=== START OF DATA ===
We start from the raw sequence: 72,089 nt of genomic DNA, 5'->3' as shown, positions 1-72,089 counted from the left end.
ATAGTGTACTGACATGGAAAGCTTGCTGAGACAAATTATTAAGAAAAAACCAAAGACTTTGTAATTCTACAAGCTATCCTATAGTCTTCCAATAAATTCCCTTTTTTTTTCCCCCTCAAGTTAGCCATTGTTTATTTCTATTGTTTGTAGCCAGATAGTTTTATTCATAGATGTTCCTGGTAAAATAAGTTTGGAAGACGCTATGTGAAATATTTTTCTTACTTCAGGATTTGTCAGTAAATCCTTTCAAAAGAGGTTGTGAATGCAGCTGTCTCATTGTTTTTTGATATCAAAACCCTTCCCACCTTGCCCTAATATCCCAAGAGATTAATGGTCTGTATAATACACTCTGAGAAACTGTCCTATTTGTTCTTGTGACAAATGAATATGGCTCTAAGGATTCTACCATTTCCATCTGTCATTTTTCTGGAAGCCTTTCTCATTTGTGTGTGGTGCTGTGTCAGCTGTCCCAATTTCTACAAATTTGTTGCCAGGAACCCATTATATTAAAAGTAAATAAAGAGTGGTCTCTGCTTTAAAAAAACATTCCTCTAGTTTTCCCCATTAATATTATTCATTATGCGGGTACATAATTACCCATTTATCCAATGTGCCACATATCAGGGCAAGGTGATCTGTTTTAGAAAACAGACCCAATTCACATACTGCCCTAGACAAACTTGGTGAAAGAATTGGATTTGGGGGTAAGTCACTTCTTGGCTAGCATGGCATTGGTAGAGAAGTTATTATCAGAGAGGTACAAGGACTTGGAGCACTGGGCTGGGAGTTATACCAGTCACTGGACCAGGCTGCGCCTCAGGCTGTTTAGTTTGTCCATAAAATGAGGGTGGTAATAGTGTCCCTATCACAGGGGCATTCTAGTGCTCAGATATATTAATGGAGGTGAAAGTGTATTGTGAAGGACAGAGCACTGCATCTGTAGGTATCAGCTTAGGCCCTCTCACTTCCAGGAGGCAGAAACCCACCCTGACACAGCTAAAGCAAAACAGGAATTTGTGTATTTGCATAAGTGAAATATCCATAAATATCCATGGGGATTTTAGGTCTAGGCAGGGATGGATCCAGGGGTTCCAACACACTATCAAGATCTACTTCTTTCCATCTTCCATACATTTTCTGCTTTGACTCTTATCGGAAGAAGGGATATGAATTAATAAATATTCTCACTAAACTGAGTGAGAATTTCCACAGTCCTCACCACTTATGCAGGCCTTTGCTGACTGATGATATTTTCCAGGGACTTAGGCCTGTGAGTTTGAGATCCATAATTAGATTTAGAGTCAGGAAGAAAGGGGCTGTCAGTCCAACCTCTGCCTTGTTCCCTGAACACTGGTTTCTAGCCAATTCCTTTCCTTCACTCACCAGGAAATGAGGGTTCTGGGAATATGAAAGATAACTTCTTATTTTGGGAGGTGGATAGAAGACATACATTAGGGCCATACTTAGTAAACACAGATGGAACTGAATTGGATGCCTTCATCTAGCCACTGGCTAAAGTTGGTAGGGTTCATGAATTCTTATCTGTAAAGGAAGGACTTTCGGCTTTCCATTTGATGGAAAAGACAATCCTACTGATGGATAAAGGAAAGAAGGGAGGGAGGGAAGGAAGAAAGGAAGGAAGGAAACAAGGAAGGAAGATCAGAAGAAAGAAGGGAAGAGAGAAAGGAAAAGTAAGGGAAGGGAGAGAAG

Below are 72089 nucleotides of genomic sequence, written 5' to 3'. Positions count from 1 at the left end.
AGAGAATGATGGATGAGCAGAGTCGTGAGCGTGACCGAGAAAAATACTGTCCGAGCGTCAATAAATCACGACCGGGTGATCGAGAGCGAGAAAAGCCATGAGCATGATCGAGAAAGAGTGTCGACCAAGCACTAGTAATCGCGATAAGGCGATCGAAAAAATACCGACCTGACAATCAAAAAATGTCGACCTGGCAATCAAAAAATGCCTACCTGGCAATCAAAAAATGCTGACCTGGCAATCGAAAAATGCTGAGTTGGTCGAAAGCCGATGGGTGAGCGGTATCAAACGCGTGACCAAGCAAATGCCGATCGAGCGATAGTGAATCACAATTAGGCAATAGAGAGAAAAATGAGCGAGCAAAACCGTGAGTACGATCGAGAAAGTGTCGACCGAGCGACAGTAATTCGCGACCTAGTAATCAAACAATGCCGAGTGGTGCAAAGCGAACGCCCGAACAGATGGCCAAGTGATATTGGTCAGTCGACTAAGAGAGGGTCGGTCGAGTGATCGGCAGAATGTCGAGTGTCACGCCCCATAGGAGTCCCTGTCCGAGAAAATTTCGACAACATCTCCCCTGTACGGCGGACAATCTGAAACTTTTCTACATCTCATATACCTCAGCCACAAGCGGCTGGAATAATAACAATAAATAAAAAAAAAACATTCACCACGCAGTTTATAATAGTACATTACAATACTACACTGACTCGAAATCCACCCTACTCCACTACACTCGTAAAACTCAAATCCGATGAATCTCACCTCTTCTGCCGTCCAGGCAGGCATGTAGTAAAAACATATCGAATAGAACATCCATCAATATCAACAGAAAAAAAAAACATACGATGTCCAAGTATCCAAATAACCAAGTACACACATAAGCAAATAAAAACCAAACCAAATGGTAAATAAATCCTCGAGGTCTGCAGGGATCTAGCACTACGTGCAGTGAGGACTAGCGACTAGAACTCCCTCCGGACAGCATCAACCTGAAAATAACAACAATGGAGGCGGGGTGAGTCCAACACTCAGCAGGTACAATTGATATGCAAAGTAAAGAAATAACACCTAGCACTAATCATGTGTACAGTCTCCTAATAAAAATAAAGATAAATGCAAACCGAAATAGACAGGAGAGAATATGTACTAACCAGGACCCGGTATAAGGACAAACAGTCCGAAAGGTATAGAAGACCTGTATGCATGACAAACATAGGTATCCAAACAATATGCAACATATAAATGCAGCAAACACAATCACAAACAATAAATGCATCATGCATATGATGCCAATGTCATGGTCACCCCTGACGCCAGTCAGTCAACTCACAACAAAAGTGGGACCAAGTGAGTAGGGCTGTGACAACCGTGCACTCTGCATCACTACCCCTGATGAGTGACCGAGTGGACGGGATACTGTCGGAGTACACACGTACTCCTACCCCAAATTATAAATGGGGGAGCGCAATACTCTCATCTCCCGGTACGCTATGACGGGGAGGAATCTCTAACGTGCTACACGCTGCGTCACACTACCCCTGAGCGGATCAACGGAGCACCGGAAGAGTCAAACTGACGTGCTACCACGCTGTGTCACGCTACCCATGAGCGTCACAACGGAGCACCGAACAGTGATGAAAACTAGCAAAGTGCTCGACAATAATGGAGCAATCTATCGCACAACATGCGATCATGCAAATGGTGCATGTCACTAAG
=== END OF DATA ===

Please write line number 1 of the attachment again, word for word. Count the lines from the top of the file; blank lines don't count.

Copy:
We start from the raw sequence: 72,089 nt of genomic DNA, 5'->3' as shown, positions 1-72,089 counted from the left end.